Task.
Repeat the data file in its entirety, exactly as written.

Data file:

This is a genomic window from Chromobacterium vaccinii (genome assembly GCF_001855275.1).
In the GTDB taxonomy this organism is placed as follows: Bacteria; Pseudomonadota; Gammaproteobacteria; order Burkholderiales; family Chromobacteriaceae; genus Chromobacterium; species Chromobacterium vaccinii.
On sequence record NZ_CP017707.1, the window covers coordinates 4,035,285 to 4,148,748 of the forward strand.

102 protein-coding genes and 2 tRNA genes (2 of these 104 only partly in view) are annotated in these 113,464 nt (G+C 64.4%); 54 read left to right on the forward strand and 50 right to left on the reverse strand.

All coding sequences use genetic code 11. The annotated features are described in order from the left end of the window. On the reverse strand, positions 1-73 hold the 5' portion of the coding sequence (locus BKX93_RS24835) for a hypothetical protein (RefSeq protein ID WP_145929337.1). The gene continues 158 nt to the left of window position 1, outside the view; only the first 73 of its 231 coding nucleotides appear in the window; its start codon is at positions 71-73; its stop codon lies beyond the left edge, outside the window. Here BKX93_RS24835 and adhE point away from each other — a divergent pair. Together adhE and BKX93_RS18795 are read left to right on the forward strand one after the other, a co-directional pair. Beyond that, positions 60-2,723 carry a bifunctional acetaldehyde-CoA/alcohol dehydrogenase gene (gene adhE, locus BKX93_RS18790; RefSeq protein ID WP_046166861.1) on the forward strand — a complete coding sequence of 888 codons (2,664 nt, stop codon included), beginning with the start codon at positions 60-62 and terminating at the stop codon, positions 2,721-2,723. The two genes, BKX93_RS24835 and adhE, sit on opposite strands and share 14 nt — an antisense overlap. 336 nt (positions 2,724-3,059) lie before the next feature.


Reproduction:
This is a genomic window from Chromobacterium vaccinii (genome assembly GCF_001855275.1).
In the GTDB taxonomy this organism is placed as follows: Bacteria; Pseudomonadota; Gammaproteobacteria; order Burkholderiales; family Chromobacteriaceae; genus Chromobacterium; species Chromobacterium vaccinii.
On sequence record NZ_CP017707.1, the window covers coordinates 4,035,285 to 4,148,748 of the forward strand.

102 protein-coding genes and 2 tRNA genes (2 of these 104 only partly in view) are annotated in these 113,464 nt (G+C 64.4%); 54 read left to right on the forward strand and 50 right to left on the reverse strand.

All coding sequences use genetic code 11. The annotated features are described in order from the left end of the window. On the reverse strand, positions 1-73 hold the 5' portion of the coding sequence (locus BKX93_RS24835) for a hypothetical protein (RefSeq protein ID WP_145929337.1). The gene continues 158 nt to the left of window position 1, outside the view; only the first 73 of its 231 coding nucleotides appear in the window; its start codon is at positions 71-73; its stop codon lies beyond the left edge, outside the window. Here BKX93_RS24835 and adhE point away from each other — a divergent pair. Together adhE and BKX93_RS18795 are read left to right on the forward strand one after the other, a co-directional pair. Beyond that, positions 60-2,723 carry a bifunctional acetaldehyde-CoA/alcohol dehydrogenase gene (gene adhE, locus BKX93_RS18790; RefSeq protein ID WP_046166861.1) on the forward strand — a complete coding sequence of 888 codons (2,664 nt, stop codon included), beginning with the start codon at positions 60-62 and terminating at the stop codon, positions 2,721-2,723. The two genes, BKX93_RS24835 and adhE, sit on opposite strands and share 14 nt — an antisense overlap. 336 nt (positions 2,724-3,059) lie before the next feature.